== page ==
Answered By: Rob Lopresti
Last Updated: Aug 01, 2018     Views: 1

All of the things listed in this box have the force of law (i.e. you can get in legal trouble for violating them) and are sometimes what is meant when someone refers to "the law."

Act, Law, and Statute mean essentially the same thing.  They are created by the legislative branch (Congress or the state legislature).

A Bill is a proposed law.  Popular names can be confusing here.  For example, the Paycheck Fairness Act was the name of a bill that never became law, and the Brady Bill became a law but is still known by its famous popular name.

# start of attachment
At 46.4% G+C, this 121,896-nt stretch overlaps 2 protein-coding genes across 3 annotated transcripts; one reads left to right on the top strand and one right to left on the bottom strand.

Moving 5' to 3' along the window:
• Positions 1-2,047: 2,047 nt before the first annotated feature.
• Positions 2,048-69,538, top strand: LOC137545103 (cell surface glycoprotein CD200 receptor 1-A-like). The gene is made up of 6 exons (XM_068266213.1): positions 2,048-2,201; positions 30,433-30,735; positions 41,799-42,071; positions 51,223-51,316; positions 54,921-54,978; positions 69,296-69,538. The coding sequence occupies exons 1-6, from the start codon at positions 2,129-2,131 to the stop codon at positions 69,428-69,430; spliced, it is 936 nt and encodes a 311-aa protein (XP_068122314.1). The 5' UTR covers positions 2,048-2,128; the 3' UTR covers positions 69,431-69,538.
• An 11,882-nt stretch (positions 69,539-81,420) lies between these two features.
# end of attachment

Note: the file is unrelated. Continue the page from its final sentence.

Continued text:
Rules mean the same thing as Regulations and come from the executive branch (e.g. EPA, Labor Department, Washington Licensing Department, etc.)

Executive Orders and Proclamations are produced by the President or the Governor.  In modern times proclamations are usually feel-good announcements with no force of law (e.g. proclaiming Thanksgiving), but this was not always true.  For example, some Indian reservations were created by presidential proclamation.

Decisions and Rulings come from the judicial branch (i.e. courts) and are often expressed by written opinions.

See also the Law Resources page.

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